-with 4.3 million soldiers, The Commission on Training Camp Activities presented films, lectures, and posters against alcohol and prostitutionto discipline the millions of men
    -built morale through shows, games, and volunteer opportunities
    -wartime entertainment kept soldiers away from bad behavior
    -American Library association contributed books
  • The Milwauke Leader

    The Milwauke Leader
    Victor Berger (a socialist) published ariticles about anti-war sentiment in his newspaper the Milwaukee Leader and was then convicted under the Espionage Act in 1919
  • The Chicago Defender

    The Chicago Defender
    An African American newspaper which spread the word when new job opportunities opened to give chances to blacks to find jobs of substance.
  • Dancing in the 1920s

    Dancing in the 1920s
    During the 1920s, dancing was one of the greatest sources of entertainment. Women, especially, broke out of their spheres and flocked to jazz clubs to dance the Charleston in great numbers
  • This Side of Paradise-F. Scott Fitzgerald

    This Side of Paradise-F. Scott Fitzgerald
    This was a romanticized novel that depicted the affluent postwar young.
  • Main Street-Sinclair Lewis

    Main Street-Sinclair Lewis
    In this novel, Lewis satirizes the smugness and cultural bareness of a fictional midwestern farm town
  • Speakeasies

    -Created against prohibition
    -Hidden bars where people could drink illegally
    -liberal celebrities and jazz age rebels would perform and enjoy drinks
    -entertainment and urban night life took place in speakeasies
  • Radio report of Warren Harding's Election

    Radio report of Warren Harding's Election
    This incited the start of the radio era. Pittsburg stattion KDKA reported Warren Harding's election, and many tuned in to listen. From there, news reports done in the manner became a common thing.
  • Reader's Digest founded

    Reader's Digest founded
    founded in 1921 by DeWtt and Lila Wallace. this offered condensed versions of artcicles originally published elsewhere, and contributed to mass culture.
  • The Sheik-movie

    The Sheik-movie
    Rudolph Valentino offers female moviegoers romance in exotic settings.
  • Magazines become popular

    By 1922, ten American magazines boast a circulation of more than 2.5 million. This contributed to mass culture, as magazines offered light entertainment and reading.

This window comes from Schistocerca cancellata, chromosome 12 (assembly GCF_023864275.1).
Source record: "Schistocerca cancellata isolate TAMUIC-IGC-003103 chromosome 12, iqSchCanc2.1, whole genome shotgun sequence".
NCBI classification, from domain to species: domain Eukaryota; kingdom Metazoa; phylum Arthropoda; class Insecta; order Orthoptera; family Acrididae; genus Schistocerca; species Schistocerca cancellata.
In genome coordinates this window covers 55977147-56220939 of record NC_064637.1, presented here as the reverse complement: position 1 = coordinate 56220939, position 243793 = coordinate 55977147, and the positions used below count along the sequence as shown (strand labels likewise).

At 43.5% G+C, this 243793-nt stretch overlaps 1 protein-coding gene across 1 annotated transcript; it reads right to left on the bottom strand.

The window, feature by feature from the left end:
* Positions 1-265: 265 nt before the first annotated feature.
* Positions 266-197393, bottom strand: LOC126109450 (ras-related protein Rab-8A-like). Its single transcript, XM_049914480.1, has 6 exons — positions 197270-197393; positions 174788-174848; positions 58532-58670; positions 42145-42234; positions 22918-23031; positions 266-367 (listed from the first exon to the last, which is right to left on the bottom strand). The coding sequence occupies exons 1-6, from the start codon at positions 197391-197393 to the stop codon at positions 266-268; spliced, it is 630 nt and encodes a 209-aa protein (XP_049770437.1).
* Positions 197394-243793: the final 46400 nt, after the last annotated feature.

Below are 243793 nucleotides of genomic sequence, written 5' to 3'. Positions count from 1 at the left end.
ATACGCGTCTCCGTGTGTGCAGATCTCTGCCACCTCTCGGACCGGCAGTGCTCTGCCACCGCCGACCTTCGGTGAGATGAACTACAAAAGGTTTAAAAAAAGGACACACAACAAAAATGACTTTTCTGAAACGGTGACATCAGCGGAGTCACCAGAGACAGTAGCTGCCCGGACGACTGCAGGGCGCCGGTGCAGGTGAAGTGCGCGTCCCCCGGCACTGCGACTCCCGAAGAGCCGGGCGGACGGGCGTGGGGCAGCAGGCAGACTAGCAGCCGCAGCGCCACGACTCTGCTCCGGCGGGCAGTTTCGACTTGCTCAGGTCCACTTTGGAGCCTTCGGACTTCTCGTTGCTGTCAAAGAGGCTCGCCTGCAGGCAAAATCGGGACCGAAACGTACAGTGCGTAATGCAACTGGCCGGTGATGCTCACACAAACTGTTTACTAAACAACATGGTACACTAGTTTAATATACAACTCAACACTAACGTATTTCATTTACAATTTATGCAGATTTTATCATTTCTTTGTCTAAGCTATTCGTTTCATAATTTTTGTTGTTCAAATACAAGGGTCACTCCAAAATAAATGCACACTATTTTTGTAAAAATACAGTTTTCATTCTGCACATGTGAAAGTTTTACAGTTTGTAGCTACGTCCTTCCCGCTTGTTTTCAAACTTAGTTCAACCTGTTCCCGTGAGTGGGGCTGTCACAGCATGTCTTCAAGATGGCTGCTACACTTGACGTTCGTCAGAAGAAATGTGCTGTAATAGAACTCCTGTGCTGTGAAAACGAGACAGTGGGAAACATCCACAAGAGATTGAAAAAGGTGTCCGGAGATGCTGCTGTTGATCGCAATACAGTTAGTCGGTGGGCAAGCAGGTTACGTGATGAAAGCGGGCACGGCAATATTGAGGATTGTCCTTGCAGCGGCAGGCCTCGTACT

• Radio: A National Obsession

    five hundred new stations began operations in the year 1922. Thus began the national obsession with the radio
  • Peace and Bread in Time of War

    Peace and Bread in Time of War
    Book by Jane Addams
    -described her her experience from inside the war
    -Addams made speeches during WWI to encourage helping refugees and war victims while trying to spread peace
    -shows the effect of WWI on American life and future
  • The Ten Commandments-movie

    The Ten Commandments-movie
    Directed by Cecil B De Mille, people are reminded of the consequences of breaking morals laws in this era of rapid cultural change and transgression from traditional standards/
  • The American Mercury Magazine

    The American Mercury Magazine
    Henry L. Mencken launched this newspaper for all of the alienated intellectuals of the 1920s.
  • The Gold Rush

    The Gold Rush
    This movie was a silent film written, produced, directed, and starred in by Charlie Chaplin. A depicted a rush to Klondike in search of gold. This movie exhibited Chaplin with a softened character, as opposed to his attitude in older movies.
  • Road to Yesterday-movie

    Road to Yesterday-movie
    Directed by Cecil B. De Mille, this film used alluring images of a good life and romantic comedy format in a way that stimualted consumption like never before.
  • Aimee Semple McPherson

    Aimee Semple McPherson
    -Evangelist that preached through the radio and was able to reach thousands